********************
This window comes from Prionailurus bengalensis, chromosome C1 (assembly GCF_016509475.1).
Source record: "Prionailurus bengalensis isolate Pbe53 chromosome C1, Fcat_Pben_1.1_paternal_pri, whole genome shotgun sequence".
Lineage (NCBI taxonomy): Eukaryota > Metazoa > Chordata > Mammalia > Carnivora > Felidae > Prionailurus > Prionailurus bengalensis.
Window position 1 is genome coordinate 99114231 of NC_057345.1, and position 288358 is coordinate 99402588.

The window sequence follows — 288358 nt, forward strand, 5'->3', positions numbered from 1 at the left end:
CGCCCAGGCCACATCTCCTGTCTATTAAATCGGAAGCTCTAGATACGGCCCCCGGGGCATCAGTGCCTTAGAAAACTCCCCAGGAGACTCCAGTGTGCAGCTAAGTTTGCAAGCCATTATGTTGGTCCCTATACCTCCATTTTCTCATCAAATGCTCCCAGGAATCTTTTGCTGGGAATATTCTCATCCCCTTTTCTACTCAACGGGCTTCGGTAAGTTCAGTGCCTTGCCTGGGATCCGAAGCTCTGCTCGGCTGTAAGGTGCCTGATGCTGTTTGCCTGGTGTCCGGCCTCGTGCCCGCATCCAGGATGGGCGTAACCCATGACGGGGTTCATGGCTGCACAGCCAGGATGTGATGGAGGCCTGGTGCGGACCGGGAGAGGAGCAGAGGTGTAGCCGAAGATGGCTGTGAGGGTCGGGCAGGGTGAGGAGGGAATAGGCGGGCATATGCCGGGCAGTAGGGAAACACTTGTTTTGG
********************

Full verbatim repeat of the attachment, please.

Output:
This window comes from Prionailurus bengalensis, chromosome C1 (assembly GCF_016509475.1).
Source record: "Prionailurus bengalensis isolate Pbe53 chromosome C1, Fcat_Pben_1.1_paternal_pri, whole genome shotgun sequence".
Lineage (NCBI taxonomy): Eukaryota > Metazoa > Chordata > Mammalia > Carnivora > Felidae > Prionailurus > Prionailurus bengalensis.
Window position 1 is genome coordinate 99114231 of NC_057345.1, and position 288358 is coordinate 99402588.

The window sequence follows — 288358 nt, forward strand, 5'->3', positions numbered from 1 at the left end:
CGCCCAGGCCACATCTCCTGTCTATTAAATCGGAAGCTCTAGATACGGCCCCCGGGGCATCAGTGCCTTAGAAAACTCCCCAGGAGACTCCAGTGTGCAGCTAAGTTTGCAAGCCATTATGTTGGTCCCTATACCTCCATTTTCTCATCAAATGCTCCCAGGAATCTTTTGCTGGGAATATTCTCATCCCCTTTTCTACTCAACGGGCTTCGGTAAGTTCAGTGCCTTGCCTGGGATCCGAAGCTCTGCTCGGCTGTAAGGTGCCTGATGCTGTTTGCCTGGTGTCCGGCCTCGTGCCCGCATCCAGGATGGGCGTAACCCATGACGGGGTTCATGGCTGCACAGCCAGGATGTGATGGAGGCCTGGTGCGGACCGGGAGAGGAGCAGAGGTGTAGCCGAAGATGGCTGTGAGGGTCGGGCAGGGTGAGGAGGGAATAGGCGGGCATATGCCGGGCAGTAGGGAAACACTTGTTTTGG